I was very sad to learn from a friend today of the passing of Bob Vairo, longtime North Scottsdale resident, citizen, and advocate for the ideals that built Scottsdale and made it unique among area cities and towns.
In addition to, “United States Marine,” and, “Korean War Veteran,” his obituary says:
Bob was very active as president of the Coalition of Pinnacle Peak, which he founded in 1997 and was involved in the politics of the city. His major focus was keeping North Scottsdale residential while preserving the desert for all to enjoy.
What the obituary does NOT say is that there was a time when COPP was a force with which to be reckoned if you were a developer wanting to cash in on North Scottsdale’s quality of life with zoning concessions (higher density) and amended development standards (diluted quality).
Bob was the face of COPP. He had a quiet way of reminding developers, zoning attorneys, city planning wonks, and elected officials that when he had something to say, he was speaking for several thousand voters who trusted him without question.
There was a time when a developer applying to build in Bob’s area might have been asked by city planning staff, “Have you talked to the Coalition of Pinnacle Peak yet?” It’s my understanding that one such conversation led ultimately to Henry Becker’s long-running feud with the city, and Becker’s candy canes and other protest “artwork” along Pima Road in North Scottsdale. That’s an unfortunate and perhaps unforeseeable consequence of COPP’s effectiveness.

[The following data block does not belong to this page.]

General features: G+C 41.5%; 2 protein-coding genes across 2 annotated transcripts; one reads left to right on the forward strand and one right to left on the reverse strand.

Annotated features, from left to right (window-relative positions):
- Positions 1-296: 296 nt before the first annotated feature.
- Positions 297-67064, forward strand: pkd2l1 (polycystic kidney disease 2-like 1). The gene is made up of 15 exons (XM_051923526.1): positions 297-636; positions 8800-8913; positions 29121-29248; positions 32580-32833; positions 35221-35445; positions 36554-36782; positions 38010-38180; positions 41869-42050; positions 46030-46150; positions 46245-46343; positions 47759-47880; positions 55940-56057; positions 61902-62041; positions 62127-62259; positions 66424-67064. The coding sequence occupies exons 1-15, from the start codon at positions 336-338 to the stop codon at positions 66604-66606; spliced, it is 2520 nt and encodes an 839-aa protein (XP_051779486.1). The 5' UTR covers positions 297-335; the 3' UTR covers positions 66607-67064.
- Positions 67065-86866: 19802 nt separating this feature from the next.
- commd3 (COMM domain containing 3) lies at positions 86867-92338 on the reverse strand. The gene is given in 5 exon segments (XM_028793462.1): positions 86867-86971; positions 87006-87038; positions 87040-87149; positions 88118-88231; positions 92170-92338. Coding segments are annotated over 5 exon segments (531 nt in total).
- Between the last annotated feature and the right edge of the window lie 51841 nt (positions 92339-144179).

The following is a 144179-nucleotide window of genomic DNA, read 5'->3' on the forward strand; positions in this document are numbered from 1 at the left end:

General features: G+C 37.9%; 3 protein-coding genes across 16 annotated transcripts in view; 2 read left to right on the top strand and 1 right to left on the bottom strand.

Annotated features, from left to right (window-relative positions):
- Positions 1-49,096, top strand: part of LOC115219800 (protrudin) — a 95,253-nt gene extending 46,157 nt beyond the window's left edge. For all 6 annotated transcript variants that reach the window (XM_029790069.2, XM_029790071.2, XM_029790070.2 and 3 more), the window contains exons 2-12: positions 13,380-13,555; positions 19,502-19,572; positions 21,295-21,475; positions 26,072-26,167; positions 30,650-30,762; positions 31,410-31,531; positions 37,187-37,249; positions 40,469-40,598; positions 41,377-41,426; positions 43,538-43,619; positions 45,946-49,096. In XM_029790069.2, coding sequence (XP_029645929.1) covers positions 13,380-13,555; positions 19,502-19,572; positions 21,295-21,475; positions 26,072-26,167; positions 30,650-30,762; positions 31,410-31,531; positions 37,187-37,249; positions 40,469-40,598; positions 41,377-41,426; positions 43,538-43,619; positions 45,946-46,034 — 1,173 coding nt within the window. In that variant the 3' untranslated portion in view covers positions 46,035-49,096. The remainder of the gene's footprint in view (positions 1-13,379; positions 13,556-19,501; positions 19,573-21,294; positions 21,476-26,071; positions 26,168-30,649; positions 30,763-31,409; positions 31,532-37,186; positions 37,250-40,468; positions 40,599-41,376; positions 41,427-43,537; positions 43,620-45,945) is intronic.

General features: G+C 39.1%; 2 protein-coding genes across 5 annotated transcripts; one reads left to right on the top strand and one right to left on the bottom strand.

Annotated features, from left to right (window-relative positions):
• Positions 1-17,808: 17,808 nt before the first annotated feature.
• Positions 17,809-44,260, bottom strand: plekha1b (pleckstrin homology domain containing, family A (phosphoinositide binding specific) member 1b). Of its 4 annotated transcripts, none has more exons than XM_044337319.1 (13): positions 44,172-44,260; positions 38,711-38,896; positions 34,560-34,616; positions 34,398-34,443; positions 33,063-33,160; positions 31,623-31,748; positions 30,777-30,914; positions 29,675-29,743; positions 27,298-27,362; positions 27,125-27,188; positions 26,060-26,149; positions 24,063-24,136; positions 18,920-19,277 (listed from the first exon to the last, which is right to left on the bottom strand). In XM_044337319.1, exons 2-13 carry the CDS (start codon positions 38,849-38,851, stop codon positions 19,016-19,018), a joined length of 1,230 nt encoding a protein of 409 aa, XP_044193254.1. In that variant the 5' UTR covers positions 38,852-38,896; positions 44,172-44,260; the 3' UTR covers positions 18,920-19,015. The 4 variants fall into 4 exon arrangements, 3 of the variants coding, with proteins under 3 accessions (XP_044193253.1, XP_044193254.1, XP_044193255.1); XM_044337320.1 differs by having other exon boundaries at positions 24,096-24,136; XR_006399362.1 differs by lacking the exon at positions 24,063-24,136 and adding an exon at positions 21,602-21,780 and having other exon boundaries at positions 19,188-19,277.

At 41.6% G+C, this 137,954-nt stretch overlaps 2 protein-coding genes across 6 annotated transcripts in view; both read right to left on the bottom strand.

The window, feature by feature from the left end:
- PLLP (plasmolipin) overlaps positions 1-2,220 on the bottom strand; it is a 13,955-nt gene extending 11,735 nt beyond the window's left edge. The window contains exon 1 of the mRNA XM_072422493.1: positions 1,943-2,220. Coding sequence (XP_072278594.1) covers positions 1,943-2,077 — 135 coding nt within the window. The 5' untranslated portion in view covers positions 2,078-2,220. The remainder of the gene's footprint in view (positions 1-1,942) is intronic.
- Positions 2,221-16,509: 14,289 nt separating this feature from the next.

Sadly, as Bob gradually scaled back his involvement, COPP lost a lot of its clout. I guess no one was able to fill his shoes. Or, citizen passion had waned. Perhaps both.
Bob took pity on me as a young citizen-advocate, and tried to instill in me a sense of temperament and diplomacy. He wasn’t as successful in that effort as he would have liked. In fairness to me, the other side had gotten nastier and I REALLY don’t like bullies. But I always appreciated Bob’s gentle reminders.
Bob also worked hard to help set up the Coalition of Greater Scottsdale, with the vision of having a city-wide organization in the model of COPP, but unifying some of the disparate elements of South Scottsdale with their fellow community advocates in the North. And he encouraged me to seek a leadership role in COGS, which I did.
Unfortunately, the egos and agendas involved in South Scottsdale (probably mine included) were just not miscible. While COGS still exists, and some of its members carry on the mission admirably, it never captured the attention of South Scottsdale citizens like COPP did for the north.
I’m sure Bob was disappointed, but I’m glad he was here to see Proposition 420 pass overwhelmingly in November. We’ll have to keep fighting to protect the McDowell Sonoran Preserve in North Scottsdale, because the Dark Side will do whatever it takes to get around the restrictions of 420 just like they have the 2001 General Plan (in which Bob was also involved). But at least we have a basis in law to do so.
Thank you, Bob. Scottsdale is a better place because of your advocacy and leadership.